Saturday, March 1, 2008
"Investors who buy the U.S.-listed shares of small Chinese companies depend on financial auditors to offer independent and expert oversight on their corporate statements. ... There are many reasons accounting problems seem rife in Chinese companies. Kenneth Banet, the partner overseeing Grant Thornton's China practice, explains that Chinese reporting is tax-oriented, and companies don't report sales until customers pay their bills because sales tax is due immediately on receovables. Companies frequently underreport sales and profit to avoid being on the hook for taxes they haven't received. They also often borrow from related-party companies without repaying. ... Audits of Chinese reverse mergers are even more complicated. For one thing, the Chinese partners usually are opaque, with ownership structured through British Virigin Islands holding companies. The SEC doesn't scrutinize reverse mergers, until the new company raises funds", Leslie Norton (LN) at Barron's, 18 February 2008.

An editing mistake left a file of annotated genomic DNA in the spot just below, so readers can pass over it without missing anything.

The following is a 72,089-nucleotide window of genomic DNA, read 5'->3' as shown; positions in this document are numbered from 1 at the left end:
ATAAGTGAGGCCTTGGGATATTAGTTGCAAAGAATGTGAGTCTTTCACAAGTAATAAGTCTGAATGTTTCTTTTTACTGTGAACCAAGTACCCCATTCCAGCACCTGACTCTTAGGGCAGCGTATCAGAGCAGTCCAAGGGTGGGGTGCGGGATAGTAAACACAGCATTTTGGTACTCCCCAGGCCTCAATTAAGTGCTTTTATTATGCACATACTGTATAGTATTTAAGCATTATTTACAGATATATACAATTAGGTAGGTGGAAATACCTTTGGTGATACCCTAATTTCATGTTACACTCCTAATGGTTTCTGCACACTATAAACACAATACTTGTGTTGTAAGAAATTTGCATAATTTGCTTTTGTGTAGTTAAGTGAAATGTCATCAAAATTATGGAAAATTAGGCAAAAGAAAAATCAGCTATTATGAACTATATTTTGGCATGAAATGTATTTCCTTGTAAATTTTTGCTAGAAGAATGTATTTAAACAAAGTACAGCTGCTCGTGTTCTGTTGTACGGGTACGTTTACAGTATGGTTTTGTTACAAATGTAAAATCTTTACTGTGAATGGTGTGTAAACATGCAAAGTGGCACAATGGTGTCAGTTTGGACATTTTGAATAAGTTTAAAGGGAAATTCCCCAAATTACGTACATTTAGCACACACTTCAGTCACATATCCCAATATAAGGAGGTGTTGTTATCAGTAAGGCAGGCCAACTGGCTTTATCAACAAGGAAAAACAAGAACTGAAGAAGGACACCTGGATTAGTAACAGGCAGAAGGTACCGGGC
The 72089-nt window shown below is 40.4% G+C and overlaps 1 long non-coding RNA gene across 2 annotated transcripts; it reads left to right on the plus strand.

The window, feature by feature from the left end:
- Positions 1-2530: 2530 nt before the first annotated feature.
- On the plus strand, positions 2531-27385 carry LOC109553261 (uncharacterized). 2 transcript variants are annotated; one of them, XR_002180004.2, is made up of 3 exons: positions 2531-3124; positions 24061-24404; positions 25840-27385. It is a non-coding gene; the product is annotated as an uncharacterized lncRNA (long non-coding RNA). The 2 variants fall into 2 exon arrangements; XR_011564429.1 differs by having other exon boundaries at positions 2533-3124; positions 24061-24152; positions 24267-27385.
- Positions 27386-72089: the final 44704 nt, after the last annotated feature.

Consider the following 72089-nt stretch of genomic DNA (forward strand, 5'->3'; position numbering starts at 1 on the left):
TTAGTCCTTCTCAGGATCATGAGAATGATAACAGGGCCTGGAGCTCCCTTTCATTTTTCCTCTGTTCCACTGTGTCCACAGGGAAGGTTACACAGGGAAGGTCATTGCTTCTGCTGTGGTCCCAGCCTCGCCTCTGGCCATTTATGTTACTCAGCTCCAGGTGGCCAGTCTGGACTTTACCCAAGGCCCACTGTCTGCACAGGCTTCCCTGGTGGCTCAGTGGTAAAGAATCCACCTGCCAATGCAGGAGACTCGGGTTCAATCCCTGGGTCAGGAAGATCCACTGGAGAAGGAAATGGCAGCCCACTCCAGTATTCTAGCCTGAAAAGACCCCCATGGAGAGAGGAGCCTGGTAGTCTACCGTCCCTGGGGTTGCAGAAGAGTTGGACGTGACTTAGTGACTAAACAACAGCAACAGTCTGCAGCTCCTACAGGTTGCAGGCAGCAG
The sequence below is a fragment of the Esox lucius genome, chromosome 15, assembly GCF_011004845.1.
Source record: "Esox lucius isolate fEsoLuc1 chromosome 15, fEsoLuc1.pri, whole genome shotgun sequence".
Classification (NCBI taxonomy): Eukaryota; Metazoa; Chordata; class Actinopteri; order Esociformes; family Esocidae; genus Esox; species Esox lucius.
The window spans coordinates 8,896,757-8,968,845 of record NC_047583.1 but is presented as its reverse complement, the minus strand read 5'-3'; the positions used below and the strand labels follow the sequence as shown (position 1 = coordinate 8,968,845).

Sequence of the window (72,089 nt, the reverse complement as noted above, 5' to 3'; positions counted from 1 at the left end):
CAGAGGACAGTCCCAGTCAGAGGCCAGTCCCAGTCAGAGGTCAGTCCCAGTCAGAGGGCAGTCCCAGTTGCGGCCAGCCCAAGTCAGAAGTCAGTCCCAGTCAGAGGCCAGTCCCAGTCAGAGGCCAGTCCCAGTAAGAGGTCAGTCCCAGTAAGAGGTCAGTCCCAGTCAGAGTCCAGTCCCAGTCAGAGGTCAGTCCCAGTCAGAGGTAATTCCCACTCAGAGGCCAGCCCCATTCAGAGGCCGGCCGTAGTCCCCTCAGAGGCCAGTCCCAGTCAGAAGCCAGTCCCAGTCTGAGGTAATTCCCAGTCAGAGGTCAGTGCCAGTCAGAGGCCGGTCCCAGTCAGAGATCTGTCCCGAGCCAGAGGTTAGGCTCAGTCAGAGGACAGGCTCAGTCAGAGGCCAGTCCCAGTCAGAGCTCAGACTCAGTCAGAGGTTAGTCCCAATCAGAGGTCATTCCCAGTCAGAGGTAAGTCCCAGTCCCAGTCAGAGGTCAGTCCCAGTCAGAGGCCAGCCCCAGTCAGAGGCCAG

Having been involved in the audits of about ten Chinese companies which went public in the US through reverse mergers, I am sympathetic to Banet's observations. In my experience, Chinese companies, by and large lack competent accounting personnel and engage in many types of related party transactions which substance and form may differ.